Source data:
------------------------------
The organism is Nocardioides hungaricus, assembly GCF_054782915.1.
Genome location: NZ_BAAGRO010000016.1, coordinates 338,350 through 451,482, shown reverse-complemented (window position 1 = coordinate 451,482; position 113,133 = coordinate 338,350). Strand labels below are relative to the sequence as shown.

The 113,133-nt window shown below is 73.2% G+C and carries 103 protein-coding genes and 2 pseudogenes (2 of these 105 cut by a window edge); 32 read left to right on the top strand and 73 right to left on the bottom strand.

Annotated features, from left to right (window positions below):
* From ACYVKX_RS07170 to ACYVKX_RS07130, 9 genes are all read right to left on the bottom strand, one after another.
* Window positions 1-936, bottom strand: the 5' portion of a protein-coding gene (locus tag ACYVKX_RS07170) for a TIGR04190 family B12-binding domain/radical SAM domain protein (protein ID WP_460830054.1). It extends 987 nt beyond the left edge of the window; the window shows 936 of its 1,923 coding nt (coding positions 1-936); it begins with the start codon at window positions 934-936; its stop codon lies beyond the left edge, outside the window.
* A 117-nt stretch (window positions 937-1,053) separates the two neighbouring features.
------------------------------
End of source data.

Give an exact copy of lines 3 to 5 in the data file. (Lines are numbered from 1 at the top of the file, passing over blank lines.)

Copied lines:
The 113,133-nt window shown below is 73.2% G+C and carries 103 protein-coding genes and 2 pseudogenes (2 of these 105 cut by a window edge); 32 read left to right on the top strand and 73 right to left on the bottom strand.

Annotated features, from left to right (window positions below):
* From ACYVKX_RS07170 to ACYVKX_RS07130, 9 genes are all read right to left on the bottom strand, one after another.